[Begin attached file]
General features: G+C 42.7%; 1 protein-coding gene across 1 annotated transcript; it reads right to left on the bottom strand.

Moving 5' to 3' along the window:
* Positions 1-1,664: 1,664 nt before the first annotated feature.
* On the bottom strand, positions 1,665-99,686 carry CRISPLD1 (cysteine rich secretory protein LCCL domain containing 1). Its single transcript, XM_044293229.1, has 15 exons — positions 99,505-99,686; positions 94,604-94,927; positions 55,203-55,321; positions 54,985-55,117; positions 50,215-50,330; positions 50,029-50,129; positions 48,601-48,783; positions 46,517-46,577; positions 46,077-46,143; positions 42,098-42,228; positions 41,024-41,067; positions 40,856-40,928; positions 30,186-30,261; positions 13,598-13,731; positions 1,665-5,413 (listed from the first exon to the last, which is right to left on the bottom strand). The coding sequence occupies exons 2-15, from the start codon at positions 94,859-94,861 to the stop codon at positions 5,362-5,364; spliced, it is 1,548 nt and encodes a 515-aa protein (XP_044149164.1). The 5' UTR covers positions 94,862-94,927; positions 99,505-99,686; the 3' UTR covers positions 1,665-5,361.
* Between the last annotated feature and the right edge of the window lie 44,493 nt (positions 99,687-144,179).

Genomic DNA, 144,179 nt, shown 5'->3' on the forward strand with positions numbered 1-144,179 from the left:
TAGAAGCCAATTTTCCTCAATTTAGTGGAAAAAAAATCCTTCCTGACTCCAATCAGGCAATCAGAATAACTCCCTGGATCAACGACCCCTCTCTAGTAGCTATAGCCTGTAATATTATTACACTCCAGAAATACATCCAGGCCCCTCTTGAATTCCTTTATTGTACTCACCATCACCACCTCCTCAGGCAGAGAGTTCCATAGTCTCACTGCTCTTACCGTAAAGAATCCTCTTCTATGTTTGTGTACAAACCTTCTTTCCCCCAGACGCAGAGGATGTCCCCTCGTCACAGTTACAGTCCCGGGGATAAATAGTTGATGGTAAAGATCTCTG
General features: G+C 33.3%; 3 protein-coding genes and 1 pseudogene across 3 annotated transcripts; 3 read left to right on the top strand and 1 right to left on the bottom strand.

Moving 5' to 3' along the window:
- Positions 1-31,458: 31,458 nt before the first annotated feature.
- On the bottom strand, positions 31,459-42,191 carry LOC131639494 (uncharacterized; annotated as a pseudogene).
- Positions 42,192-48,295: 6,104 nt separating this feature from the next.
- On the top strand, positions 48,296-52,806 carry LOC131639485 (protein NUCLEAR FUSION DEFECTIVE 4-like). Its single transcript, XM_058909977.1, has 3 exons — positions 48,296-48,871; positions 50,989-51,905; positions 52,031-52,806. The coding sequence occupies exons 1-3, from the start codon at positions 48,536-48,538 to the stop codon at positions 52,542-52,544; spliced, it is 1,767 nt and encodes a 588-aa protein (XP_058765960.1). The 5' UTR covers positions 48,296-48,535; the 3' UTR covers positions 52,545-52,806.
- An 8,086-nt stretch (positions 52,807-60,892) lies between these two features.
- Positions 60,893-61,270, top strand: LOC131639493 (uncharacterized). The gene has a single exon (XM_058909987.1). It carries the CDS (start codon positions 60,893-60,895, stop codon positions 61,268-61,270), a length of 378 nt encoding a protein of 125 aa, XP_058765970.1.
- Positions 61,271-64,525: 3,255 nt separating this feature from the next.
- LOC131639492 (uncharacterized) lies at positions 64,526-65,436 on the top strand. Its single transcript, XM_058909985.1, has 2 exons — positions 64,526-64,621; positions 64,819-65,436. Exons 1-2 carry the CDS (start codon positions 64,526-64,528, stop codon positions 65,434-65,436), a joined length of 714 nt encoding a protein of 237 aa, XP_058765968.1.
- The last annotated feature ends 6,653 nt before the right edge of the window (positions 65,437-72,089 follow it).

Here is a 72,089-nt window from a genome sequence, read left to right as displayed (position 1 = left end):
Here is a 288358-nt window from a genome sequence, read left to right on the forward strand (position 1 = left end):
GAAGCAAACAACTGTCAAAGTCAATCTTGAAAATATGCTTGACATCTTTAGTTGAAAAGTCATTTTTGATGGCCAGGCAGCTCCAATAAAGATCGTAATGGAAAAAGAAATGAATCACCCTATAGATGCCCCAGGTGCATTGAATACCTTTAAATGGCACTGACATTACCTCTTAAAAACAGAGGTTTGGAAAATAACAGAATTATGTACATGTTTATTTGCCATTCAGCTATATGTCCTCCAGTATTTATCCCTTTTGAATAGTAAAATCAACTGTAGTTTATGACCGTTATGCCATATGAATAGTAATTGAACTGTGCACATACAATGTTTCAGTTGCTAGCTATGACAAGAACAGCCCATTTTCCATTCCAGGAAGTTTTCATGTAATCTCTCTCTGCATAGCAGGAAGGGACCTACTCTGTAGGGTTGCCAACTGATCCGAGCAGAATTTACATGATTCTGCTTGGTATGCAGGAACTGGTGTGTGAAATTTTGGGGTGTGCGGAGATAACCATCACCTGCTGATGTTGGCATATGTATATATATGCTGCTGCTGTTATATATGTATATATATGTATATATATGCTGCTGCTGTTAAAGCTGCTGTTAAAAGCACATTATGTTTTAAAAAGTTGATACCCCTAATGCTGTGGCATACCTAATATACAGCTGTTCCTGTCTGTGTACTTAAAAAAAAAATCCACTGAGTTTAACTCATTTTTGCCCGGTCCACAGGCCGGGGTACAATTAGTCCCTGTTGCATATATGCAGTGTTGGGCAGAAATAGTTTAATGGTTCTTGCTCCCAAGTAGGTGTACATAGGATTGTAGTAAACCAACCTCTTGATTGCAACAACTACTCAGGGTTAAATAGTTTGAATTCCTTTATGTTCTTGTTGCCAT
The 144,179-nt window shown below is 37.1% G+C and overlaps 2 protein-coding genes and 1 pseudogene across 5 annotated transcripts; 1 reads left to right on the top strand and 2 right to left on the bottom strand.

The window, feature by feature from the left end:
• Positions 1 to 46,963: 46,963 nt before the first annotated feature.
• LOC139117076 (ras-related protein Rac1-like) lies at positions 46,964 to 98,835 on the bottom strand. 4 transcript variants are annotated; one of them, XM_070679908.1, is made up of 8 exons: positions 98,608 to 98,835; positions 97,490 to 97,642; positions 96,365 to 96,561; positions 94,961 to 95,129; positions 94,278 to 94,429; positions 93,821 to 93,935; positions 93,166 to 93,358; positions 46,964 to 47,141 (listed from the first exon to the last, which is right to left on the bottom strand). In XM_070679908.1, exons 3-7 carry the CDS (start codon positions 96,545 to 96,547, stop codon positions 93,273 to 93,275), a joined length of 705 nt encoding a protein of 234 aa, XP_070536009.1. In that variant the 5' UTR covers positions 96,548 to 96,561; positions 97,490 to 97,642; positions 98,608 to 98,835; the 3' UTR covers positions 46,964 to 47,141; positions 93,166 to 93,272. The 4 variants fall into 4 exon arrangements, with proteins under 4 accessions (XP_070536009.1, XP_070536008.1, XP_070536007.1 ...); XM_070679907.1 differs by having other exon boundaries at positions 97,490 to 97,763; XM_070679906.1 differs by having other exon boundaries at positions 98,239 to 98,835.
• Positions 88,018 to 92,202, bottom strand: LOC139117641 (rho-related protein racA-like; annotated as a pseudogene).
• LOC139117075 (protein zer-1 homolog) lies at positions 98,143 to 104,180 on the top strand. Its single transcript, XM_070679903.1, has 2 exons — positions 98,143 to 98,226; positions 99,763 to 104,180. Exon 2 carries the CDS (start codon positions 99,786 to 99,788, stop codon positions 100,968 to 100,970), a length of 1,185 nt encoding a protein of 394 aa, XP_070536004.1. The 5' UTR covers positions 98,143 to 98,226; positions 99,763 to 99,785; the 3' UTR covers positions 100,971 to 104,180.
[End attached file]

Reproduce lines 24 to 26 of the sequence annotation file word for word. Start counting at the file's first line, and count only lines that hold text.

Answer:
• Positions 1 to 46,963: 46,963 nt before the first annotated feature.
• LOC139117076 (ras-related protein Rac1-like) lies at positions 46,964 to 98,835 on the bottom strand. 4 transcript variants are annotated; one of them, XM_070679908.1, is made up of 8 exons: positions 98,608 to 98,835; positions 97,490 to 97,642; positions 96,365 to 96,561; positions 94,961 to 95,129; positions 94,278 to 94,429; positions 93,821 to 93,935; positions 93,166 to 93,358; positions 46,964 to 47,141 (listed from the first exon to the last, which is right to left on the bottom strand). In XM_070679908.1, exons 3-7 carry the CDS (start codon positions 96,545 to 96,547, stop codon positions 93,273 to 93,275), a joined length of 705 nt encoding a protein of 234 aa, XP_070536009.1. In that variant the 5' UTR covers positions 96,548 to 96,561; positions 97,490 to 97,642; positions 98,608 to 98,835; the 3' UTR covers positions 46,964 to 47,141; positions 93,166 to 93,272. The 4 variants fall into 4 exon arrangements, with proteins under 4 accessions (XP_070536009.1, XP_070536008.1, XP_070536007.1 ...); XM_070679907.1 differs by having other exon boundaries at positions 97,490 to 97,763; XM_070679906.1 differs by having other exon boundaries at positions 98,239 to 98,835.
• Positions 88,018 to 92,202, bottom strand: LOC139117641 (rho-related protein racA-like; annotated as a pseudogene).